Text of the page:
I take a moment to think this through. And I decide that Boss and I are astrologically connected. You might think canine astrology is a bunch of horsepucky but you’re wrong. It’s real. How do I know? There are websites about it. And if it’s on the internet, you know it’s fact.

I pulled this off of Astrology Weekly:

Leo: The Boss-Dog

Holy heaven there may be some truth to canine astrology after all! THE BOSS DOG!

The Leo Dog is the monarch dog. In short, a domineering canine...if given half the chance. This dog sees himself or herself as a cut above all lesser species and will expect to be treated accordingly.

Of course Boss is a cut above the rest. He comes from royalty. I know so – his papers say it. His father’s name was Count Chocula Chihuahua.

Most Leo Dogs make for affectionate and cheerful companions, although they can at times be pompous and dogmatic.

Isn't it sort of assumed that a dog would be dogmatic?

This canine rarely knows what it means to be afraid and makes for an excellent police dog, relentlessly pursuing criminals, entering blazing buildings without a second thought and tenaciously sniffing-out bombs.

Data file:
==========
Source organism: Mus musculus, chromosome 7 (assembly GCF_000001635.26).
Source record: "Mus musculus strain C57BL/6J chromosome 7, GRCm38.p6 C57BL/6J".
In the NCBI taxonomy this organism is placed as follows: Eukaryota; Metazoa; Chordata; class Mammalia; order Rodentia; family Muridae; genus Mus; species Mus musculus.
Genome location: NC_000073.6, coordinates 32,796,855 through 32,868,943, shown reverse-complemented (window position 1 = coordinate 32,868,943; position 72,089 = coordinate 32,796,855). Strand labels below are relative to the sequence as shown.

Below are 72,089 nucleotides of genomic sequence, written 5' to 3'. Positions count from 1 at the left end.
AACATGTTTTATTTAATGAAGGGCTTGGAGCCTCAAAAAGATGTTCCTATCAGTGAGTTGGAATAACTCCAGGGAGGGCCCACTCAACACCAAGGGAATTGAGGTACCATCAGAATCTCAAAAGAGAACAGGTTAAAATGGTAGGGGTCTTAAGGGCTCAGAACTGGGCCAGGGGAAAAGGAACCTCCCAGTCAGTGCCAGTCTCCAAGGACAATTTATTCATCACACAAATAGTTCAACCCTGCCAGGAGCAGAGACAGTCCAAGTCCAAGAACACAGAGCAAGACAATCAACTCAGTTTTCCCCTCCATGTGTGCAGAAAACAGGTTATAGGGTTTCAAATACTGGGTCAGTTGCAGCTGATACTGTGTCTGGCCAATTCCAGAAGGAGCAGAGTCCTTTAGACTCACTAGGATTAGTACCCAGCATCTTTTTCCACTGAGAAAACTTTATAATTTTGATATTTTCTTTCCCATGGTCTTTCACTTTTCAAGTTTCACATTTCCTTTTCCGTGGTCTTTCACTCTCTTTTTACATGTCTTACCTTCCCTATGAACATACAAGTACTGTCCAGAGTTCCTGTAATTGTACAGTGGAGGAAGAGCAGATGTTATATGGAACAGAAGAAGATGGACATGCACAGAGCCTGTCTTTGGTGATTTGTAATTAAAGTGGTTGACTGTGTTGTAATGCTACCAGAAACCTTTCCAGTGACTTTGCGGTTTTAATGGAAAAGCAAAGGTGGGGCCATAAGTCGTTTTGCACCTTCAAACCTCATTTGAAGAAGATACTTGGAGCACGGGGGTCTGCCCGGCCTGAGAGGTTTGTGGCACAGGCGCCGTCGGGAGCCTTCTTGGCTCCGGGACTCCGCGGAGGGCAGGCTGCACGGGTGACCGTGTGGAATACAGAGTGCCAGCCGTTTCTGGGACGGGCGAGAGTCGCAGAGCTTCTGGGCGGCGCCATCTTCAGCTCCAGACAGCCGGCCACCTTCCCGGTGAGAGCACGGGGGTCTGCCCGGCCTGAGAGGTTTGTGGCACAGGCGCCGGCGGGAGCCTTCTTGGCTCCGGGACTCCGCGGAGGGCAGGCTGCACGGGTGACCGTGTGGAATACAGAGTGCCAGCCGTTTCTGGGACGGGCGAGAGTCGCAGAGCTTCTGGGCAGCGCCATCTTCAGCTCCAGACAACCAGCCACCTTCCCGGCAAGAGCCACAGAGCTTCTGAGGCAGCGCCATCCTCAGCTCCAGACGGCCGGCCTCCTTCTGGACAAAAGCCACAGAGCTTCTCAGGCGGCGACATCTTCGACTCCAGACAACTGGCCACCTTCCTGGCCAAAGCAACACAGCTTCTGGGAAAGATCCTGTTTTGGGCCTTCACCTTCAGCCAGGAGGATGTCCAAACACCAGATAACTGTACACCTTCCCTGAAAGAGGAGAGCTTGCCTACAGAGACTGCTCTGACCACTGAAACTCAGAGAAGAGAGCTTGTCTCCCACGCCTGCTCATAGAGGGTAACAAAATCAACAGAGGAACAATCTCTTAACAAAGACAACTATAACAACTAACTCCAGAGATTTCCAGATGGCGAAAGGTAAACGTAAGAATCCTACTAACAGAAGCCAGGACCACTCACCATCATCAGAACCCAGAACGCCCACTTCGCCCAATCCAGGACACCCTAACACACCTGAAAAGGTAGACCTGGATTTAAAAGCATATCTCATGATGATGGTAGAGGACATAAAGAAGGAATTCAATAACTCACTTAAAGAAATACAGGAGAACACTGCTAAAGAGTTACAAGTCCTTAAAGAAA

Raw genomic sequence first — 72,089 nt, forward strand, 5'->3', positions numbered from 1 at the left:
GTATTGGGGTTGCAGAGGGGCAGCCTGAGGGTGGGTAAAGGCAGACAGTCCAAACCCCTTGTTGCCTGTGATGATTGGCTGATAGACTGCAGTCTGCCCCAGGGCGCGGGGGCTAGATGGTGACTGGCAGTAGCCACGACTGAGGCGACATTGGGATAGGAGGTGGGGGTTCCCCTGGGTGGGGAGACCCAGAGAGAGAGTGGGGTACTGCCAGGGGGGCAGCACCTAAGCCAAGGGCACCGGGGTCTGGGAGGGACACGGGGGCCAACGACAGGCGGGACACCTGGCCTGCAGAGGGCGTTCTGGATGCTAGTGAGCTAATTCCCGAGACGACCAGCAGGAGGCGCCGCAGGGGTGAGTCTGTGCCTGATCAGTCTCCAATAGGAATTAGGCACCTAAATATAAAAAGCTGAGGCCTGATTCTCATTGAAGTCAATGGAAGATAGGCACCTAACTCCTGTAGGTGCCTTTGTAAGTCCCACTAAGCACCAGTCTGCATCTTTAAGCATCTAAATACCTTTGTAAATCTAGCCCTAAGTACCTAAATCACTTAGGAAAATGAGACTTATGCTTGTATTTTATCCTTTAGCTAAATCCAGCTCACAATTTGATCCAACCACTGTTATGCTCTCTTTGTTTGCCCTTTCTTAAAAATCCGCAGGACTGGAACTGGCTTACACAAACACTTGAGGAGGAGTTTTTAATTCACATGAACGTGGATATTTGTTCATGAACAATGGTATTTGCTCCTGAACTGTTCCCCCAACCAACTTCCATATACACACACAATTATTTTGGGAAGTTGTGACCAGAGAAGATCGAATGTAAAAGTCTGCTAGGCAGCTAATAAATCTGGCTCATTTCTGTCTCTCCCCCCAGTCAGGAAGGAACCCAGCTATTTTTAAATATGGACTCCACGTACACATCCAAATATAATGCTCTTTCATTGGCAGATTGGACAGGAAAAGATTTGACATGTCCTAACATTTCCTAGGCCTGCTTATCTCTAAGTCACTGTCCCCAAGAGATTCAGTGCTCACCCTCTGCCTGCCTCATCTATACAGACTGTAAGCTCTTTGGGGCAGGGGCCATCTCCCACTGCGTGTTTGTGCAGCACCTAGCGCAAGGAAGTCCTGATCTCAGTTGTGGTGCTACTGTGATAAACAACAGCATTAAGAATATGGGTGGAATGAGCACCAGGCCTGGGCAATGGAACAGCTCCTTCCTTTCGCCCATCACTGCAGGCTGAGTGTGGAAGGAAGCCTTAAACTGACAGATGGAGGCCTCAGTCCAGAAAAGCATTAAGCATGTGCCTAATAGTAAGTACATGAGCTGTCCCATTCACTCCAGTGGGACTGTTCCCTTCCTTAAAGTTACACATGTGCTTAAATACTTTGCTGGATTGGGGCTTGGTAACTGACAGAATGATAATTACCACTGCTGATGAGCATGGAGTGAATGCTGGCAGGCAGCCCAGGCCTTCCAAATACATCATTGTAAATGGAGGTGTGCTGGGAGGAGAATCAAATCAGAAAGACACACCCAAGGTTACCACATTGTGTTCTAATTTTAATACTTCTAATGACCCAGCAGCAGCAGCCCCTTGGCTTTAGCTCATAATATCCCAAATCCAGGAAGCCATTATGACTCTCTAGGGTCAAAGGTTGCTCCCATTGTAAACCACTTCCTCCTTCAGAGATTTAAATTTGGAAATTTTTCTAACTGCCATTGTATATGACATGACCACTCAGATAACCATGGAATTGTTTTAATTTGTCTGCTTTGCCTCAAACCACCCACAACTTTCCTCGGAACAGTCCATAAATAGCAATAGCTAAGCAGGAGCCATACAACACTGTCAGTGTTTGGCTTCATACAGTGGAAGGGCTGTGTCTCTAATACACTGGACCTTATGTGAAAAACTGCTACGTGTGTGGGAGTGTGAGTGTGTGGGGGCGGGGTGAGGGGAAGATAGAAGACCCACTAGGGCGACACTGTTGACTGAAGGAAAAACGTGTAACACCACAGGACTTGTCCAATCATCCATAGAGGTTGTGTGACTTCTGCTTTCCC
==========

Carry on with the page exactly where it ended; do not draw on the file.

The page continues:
This is where you lost me. That’s complete dogshit. Boss would make the world’s worst police dog. All it takes is a dropped spinach leaf on the floor and he’d be on to a different task.

The Leo Dog makes for an exceptional guard dog but has one strange eccentricity...he or she is often deathly afraid of cats.

This is also not true. Boss is not afraid of Neighbor Cat nor squirrels, birds, or dogs 10x his size.

It appears that astrology – for canines or humans – is not grounded in – gasp – fact. That’s ok. Boss is still a king to me and together the world can hear us roar like the Leos we (sort of) are.

I spent a few more moments look up Dogscopes for Boss and found this: